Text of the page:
Q & A: How Does The Psoas Influence Menstrual Cycles?

Published by Liz Koch on September 5, 2009 in Question of the Month

Q: How does the Psoas muscle influence a woman’s menstrual cycle?
A: A woman’s menstrual cycles is directly influenced by the health and suppleness of their iliopsoas.  One reason for this is that the nerves of the reproductive organs embed through the iliopsoas.  Therefore if you have a dry, tight Psoas you may experience more cramping.  Releasing your Psoas using the constructive rest position can help relieve tension caused by a tight Psoas. Many women have found that using constructive rest helps eliminate the need for pain medication.

Anatomically the Psoas supports kidney and adrenal health. The Psoas also plays a key role in the fight/flight/freeze survival response i.e. fear. Regaining a supple Psoas can resolve and eliminate chronic fear often associated with menses.

The healthy expression of the iliacus muscle, which fans open and lines the inside of the pelvic bowl, provides a structural support for correct placement of the reproductive organs, good blood circulation and improved neurology.

Because the Psoas muscle is a messenger of the central nervous system, regaining a healthy Psoas, in combination with nourishing the nervous system, really does play an important role in facilitating a healthy menstrual cycle.

Nourish your nervous system by: eating nutrient dense foods, eliminating processed foods from your diet, drinking plenty of fresh clean water, fostering somatic awareness (different from exercise), and going to sleep by 10PM most evenings. Sleep cycles influence the vital energy, and a good nights rest promotes good liver functioning. Remember at night is when we eliminate toxins, repair, and restore.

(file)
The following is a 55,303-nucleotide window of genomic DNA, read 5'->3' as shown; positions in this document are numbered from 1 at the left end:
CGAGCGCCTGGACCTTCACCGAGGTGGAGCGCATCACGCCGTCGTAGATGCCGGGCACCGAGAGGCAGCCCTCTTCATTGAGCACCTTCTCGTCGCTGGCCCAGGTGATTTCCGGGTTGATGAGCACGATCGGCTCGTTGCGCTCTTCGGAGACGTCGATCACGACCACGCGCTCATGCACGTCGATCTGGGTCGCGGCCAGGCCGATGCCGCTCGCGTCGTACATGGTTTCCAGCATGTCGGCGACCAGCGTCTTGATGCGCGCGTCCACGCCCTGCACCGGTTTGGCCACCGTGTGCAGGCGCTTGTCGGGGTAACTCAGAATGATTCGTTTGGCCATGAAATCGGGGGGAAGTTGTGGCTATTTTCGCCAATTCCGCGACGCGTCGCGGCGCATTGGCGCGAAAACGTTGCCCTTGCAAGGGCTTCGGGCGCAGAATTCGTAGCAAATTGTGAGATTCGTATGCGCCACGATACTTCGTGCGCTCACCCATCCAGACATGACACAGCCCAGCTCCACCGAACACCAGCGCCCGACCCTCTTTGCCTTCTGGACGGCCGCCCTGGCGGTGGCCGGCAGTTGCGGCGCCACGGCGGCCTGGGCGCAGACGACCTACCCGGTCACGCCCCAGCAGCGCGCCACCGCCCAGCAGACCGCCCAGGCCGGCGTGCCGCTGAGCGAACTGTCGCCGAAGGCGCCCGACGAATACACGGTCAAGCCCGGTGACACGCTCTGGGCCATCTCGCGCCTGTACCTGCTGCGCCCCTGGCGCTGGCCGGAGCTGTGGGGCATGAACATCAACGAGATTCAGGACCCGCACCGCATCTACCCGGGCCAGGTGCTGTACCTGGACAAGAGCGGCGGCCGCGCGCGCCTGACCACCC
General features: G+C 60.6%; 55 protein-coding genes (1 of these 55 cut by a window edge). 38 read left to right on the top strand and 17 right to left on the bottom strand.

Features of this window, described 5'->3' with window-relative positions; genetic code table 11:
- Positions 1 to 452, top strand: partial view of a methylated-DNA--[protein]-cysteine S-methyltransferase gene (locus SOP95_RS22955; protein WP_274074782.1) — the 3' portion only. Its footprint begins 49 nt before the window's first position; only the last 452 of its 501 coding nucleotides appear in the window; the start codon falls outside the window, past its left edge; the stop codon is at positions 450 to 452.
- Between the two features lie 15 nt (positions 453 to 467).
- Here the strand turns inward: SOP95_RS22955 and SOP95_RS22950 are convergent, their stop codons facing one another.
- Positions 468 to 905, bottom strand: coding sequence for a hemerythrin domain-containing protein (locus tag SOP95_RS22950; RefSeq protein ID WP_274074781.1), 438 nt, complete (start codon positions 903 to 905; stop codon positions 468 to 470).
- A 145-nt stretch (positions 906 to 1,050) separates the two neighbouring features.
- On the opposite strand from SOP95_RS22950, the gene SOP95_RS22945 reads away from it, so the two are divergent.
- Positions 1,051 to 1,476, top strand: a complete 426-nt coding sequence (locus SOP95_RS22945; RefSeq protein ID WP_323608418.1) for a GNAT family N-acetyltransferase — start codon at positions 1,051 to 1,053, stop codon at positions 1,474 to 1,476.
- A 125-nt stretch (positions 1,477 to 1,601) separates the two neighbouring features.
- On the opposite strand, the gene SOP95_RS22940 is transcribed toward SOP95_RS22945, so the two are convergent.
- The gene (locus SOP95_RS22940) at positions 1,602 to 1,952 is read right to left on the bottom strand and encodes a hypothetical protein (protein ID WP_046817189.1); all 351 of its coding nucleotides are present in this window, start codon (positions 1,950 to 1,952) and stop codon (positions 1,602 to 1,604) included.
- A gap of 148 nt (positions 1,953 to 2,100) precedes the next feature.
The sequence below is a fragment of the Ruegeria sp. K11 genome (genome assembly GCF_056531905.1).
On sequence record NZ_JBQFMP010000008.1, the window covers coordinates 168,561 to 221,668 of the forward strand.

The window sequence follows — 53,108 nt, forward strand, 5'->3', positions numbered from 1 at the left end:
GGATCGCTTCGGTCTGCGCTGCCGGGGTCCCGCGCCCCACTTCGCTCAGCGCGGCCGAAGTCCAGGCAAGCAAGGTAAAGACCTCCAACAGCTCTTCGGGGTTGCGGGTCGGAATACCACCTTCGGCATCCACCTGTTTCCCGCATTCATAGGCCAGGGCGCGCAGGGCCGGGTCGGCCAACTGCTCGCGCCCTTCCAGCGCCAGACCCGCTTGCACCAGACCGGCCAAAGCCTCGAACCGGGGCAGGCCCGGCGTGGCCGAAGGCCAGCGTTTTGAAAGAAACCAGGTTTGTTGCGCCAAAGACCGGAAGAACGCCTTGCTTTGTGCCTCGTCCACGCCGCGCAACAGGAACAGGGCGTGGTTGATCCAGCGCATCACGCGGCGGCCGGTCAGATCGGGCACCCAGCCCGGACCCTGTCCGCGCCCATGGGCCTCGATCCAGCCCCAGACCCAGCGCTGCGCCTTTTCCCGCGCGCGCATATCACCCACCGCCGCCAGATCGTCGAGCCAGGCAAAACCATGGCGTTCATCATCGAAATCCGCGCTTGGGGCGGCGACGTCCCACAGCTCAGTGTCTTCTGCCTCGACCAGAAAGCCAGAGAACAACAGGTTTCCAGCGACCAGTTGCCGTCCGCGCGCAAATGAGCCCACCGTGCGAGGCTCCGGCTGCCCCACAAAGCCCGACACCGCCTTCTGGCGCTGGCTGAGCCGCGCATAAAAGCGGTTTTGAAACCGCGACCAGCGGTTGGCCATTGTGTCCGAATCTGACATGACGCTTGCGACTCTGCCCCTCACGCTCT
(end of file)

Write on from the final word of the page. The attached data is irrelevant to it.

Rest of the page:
Most of all learn to release and/or regain a supple, dynamic, and juicy iliopsoas.  It provides the structural, emotional and circulatory support necessary for healthy organ functioning while relieving the pressures and stress associated with menstrual cramps.

Faith
Posted on August 2nd, 2011 | Permalink

Hi Liz,
I’m very glad that I bumped into this Q & A. I have spastic cerebral palsy since birth but am otherwise healthy. My ovaries dried up at age 40 and my doctor couldn’t believe that I was going into menopause naturally at such a young age. But now I know why. My tight psoas most probably restricted blood circulation to my ovaries. And I’ve had painful cramps during my menstrual cycles.
All GPs should learn about our amazing psoas! :-)

Liz Koch
Posted on November 16th, 2011 | Permalink

Thanks for sharing your experience. Drying is a very real and frustrating event – I recommend staying hydrated through micro movements especially in water. Please watch the video of working in water found on my website and you-tube.

paulina
Posted on July 30th, 2013 | Permalink

beautiful



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